Except for the hum of my car’s engine, and the sound of rubber rolling on asphalt, the night was still, and pitch black. Pearl and I were driving on curvy roads the last hour up the mountain, at nearly 10 p.m., later than I’d ever done that. There was no moon, but reflectors shone from the snowplow markers on both sides. I kept slowing down as a precaution against hitting deer that might bound out in front of me, then I would forget about them and speed up, my high beams shining into the darkness giving me some confidence to push on. This was an eerie and unusual way to start a vacation at the lake.
She and I had stopped a ways back to shop for five day’s groceries for nine people, and we suspected that at least one of our group’s three vehicles would have arrived ahead of us. Yes, three people greeted us when we arrived, and two hours later, at midnight, the last carful, in which two-year-old Lora was riding. Her Aunt Maggie had been entertaining her all day, or they’d have been even later.
So, bedtime was very late that night (morning). But then the fun began! This cabin has two bedrooms with two beds each, but there is a carpet and sofa in the living room, and a large deck. The effects of the altitude are laughingly predictable: everyone sleeps a LOT. We sleep late, and various ones take naps morning, afternoon or evening.
Yesterday we found a gloriously deep and green swimming hole down the mountain a short way, plus a redwood grove to stroll. Lora was so pleased with the latter place, she hugged herself. Most everyone swam, and Lora and I reached through the limpid stream to collect sparkling pebbles from the bottom.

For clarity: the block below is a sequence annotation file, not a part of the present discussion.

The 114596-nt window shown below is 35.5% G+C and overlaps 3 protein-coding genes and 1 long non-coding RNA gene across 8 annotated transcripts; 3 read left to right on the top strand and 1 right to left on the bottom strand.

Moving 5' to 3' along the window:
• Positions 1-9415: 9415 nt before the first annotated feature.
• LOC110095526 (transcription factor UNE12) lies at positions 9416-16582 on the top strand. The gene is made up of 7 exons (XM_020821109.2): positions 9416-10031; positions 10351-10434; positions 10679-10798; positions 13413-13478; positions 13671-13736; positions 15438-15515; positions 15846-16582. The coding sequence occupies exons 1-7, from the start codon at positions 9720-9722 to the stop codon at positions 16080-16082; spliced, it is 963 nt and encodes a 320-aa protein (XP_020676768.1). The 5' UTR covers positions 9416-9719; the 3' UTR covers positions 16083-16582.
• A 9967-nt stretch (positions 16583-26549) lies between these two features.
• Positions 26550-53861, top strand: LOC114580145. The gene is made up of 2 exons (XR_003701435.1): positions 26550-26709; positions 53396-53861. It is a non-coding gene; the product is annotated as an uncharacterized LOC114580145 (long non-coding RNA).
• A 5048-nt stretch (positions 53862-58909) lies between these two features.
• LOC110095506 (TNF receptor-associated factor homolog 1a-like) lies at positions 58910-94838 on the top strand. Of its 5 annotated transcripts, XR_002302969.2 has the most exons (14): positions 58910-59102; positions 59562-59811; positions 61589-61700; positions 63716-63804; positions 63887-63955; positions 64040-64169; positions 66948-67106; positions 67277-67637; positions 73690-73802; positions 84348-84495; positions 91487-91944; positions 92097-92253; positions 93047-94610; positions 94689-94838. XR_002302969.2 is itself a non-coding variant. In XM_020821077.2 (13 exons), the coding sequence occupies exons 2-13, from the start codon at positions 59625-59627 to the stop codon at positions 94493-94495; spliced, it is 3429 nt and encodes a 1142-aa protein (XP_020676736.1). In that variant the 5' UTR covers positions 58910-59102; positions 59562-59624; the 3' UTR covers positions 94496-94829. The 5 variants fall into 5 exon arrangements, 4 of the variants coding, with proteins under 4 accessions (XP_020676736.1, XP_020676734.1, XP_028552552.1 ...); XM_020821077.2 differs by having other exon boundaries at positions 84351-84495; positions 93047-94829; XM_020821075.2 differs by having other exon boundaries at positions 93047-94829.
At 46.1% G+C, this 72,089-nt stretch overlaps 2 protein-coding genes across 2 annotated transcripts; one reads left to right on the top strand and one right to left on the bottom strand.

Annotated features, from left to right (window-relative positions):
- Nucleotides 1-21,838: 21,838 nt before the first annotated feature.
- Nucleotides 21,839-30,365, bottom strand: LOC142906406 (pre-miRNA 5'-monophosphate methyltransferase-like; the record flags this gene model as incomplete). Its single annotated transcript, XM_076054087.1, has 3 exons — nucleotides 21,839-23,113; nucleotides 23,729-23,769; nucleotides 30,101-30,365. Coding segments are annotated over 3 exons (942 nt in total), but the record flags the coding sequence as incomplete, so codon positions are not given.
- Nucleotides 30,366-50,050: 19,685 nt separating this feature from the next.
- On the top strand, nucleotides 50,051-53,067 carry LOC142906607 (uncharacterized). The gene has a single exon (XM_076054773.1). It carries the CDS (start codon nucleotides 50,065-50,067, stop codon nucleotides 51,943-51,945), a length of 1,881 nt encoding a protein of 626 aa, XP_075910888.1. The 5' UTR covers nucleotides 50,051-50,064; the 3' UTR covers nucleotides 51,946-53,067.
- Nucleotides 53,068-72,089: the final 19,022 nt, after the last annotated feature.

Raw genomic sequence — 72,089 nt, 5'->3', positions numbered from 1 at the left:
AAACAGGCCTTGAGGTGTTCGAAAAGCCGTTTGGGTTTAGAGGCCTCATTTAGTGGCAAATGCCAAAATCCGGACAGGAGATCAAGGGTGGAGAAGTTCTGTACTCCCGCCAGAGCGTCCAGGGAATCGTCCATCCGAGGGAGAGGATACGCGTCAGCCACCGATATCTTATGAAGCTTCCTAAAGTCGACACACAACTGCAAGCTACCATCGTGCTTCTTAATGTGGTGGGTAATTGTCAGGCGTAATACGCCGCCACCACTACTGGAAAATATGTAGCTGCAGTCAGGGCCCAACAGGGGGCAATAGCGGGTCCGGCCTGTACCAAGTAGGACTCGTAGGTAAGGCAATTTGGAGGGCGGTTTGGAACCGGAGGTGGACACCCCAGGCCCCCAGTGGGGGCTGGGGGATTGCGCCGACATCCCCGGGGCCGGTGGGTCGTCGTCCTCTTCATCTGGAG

Lots of cabins and businesses have a bear out front, carved out of a log. The one at top is next door to our cabin. He never sleeps, but I am going to go to my bed now, and will tell you more tomorrow.
If your room is ever too dark,
small one, look out through your window
up at the moon, that little bulb
left on for you in the sky’s black wall.
It will still be there come morning,
burning in a bright room of blue.
And if your room, restless one,
is much too still, listen to the clatter
of the freight, rattling past trestles
on the cool night breeze. Then follow
the moon to the side of the tracks,
where the train is a long, slow dream
you can jump on. An open car
is waiting for you — one step up —
you’re on! Now watch the dark towns, the lights
deep in the porches, and lie down
in the soft straw, and sleep till morning,
when the train chugs into station,
I was slightly embarrassed to tell about my recent story-listening, because of the time of day I’ve chosen for the vicarious experience, of living in India, caught up in the web of dysfunctional families and disordered souls.
It’s when I wake in the middle of the night and am unable to go back to sleep; I find I am not up to praying near as long as my mind might be wakeful, so I listen to stories. I have run through all that’s available of my latest favorite storytellers, and lately settled on a collection by Ruth Prawer Jhabvala, because she is very good, I already know that. It won’t do to listen to writing that is likely to annoy me for any number of reasons, in the wee hours.
It’s the sadness of the stories that makes me think they might not be the best fodder for my mind, which I’m trying to lull back to sleep. But — you could say that sad feelings and events play a part in all human stories, and Prawer Jhabvala’s are not dark in a modern way; many people point out the humorous and kind aspects. I won’t try to assess how this author’s point of view differs from others who are skilled at drawing characters and pulling you into their worlds, but many of the stories end suddenly with disappointment or a feeling of hopelessness. She wrote about this:
“I think most of my novels do end on a deep note of pessimism. Shadows seem to be closing in. The final conclusion isn’t that life is wonderful and everything is bright and cheery and in the garden.”